Then came the surprises of Easter morning. Friend and foe were stunned, running around in confusion. The weak has conquered once more, opening salvation for other underdogs.

 

2. About employers and employees

The characters Jesus depicted in a work situation are real life people, and yet they display peculiar and surprising behaviour. Jesus gave catching twists to his stories: they don’t develop as most would have expected.

The twin parables about minas and talents (Luke 19, Matt. 25), told only a few days apart, are similar yet slightly different, giving them unique applications.

In the mina story, the employer is a nobleman who leaves his estate to acquire kingship. He is stern yet generous: he entrusts one mina to each of 10 servants and expects them to multiply it. He rewards the successful ones, and punishes the lazy one, as well as those who opposed his kingship. Likewise, Jesus would go to heaven to receive his kingship, and return, holding his workers accountable.

The talent parable paints a man who is ready to travel to a far country. He gives 5 talents of gold to one servant, 2 to another, and 1 to the third, telling them to trade with it till he returns. Here, Jesus clearly says that each one received according to his ability, while in the mina story each received the same amount. We all receive one life but different gifts. The figurative meaning of “talent” became so well known that we don’t use it anymore to indicate weight; we use talent to indicate a special gift or ability.

Those who received one life impacted 10, 5, or zero other lives. Those who received different talents either developed their talents (natural gifts) or failed to do so because of fear – fear of failure. Regarding talents, the saying is true: you either use it or lose it. God wants us to use our one life and several talents to the benefit of him, others and ourselves. Doing nothing is a bad choice.

The parable about workers hired at different times of the day (Matt. 20) carries another message. Out of need and generosity, a farmer hired workers to work in his vineyard, starting at different hours of the day. He agreed to pay each worker one denarius. One gets the impression that he had pity on those workers who waited in vain for someone to hire them. At the end of the day, he generously pays each worker one denarius. Those who worked the whole day moaned about the injustice – after all, they did more work. The owner reminded them of their contract. They should be glad they did not stand idle on the market place with anxiety in their hearts, wondering how they would feed their families that evening.

Jesus’ character portrayal of employers and employees illuminates the finer nuances of work-place attitudes and conduct, even today.

 

1. Selfish sons and a serving volunteer

Jesus never lied, but he did make up stories to convey truth to his audience. He created vivid fictional characters that we speak of as if they really lived. Think of the Prodigal Son and the Good Samaritan – they have lived in the minds of Christians for 20 centuries. Jesus’ stories are so realistic that we may assume they might have happened.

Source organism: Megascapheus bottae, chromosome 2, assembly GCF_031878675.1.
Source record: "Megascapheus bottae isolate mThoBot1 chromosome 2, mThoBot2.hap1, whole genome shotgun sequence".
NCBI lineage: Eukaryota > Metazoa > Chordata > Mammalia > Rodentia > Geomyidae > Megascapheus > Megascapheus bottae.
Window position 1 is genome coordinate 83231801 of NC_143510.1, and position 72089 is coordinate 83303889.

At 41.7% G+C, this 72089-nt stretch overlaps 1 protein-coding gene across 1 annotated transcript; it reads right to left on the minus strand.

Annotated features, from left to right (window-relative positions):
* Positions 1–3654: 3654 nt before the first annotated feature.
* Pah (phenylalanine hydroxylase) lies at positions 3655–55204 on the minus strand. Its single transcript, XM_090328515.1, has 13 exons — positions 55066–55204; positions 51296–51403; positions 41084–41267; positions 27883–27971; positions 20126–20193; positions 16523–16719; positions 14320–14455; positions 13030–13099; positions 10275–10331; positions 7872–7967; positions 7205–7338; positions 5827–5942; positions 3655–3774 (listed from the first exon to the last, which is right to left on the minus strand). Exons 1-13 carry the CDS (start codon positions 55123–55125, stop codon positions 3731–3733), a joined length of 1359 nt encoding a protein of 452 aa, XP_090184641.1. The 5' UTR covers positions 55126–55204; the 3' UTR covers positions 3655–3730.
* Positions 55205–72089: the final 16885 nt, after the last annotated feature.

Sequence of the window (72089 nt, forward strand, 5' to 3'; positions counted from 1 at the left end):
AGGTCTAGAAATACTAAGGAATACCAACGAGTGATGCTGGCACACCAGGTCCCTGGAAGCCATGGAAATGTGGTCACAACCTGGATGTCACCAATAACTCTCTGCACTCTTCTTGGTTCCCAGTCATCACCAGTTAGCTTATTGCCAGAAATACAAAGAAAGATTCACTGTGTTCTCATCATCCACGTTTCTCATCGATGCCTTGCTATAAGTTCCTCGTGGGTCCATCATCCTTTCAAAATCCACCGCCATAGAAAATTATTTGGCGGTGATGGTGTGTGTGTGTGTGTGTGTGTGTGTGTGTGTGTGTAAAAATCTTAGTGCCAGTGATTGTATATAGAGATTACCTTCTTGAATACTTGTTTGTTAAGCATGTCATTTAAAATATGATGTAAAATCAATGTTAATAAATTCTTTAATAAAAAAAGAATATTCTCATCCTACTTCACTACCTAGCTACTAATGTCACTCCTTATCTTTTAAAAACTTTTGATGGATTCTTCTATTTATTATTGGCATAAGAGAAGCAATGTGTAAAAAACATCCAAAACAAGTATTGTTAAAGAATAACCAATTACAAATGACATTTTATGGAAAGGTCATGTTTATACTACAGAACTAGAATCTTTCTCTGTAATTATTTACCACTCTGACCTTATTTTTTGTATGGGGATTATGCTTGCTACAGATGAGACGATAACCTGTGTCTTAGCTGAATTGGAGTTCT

In the story of the Prodigal, there are 3 main characters (the father and 2 sons), and several background figures (the friends and hog-farmer in the far-off country, as well as the servants on the family farm).

The 3 main characters could not be more different from one another. Some think the father is the main figure, because he plays the role of God. However, he can hardly be the protagonist, because he only reacts to the other characters rather than planning actively to reach a goal. In this story, Jesus made the sinner the main character, because saving sinners was the main purpose of his incarnation. The hero turns out to be an anti-hero. His pitiful downward slide, appalling rock-bottom, tough decision, and joyful reunion with his father depict the profile of every sinner.

His first adversaries were the fair-weather friends who helped him to spend his inheritance pretty fast. The hog-farmer actually helped him to come to his senses by giving him a dirty job. When he returned home, he was welcomed by his father and the servants. Then his main foe stepped onto the stage: his embittered older brother, who depicted the Pharisees who did not like Jesus’ outreach to sinners. Although the older brother did not leave the farm, his attitude showed that he and his father had also drifted far apart. The father was patient with both sons and wanted them to come back home wholeheartedly. The father’s love, not the efforts of the sons, offers the solution to the problems in the story.

The story of the Good Samaritan contains several characters. The robbers believed: what is yours is mine; I take it. The victim experienced: what is mine, is yours; I lose it. The priest and Levite, on their way to the temple, did not want to defile themselves with a corpse, so they opted for: what is mine stays mine; I keep it. The Samaritan had compassion on the wounded man, nursed his wounds, and took him to an inn. His philosophy was: what is mine is yours; I donate it. The inn-keeper accepted the patient and looked after him, thus stating: what is mine is at your disposal; we share it.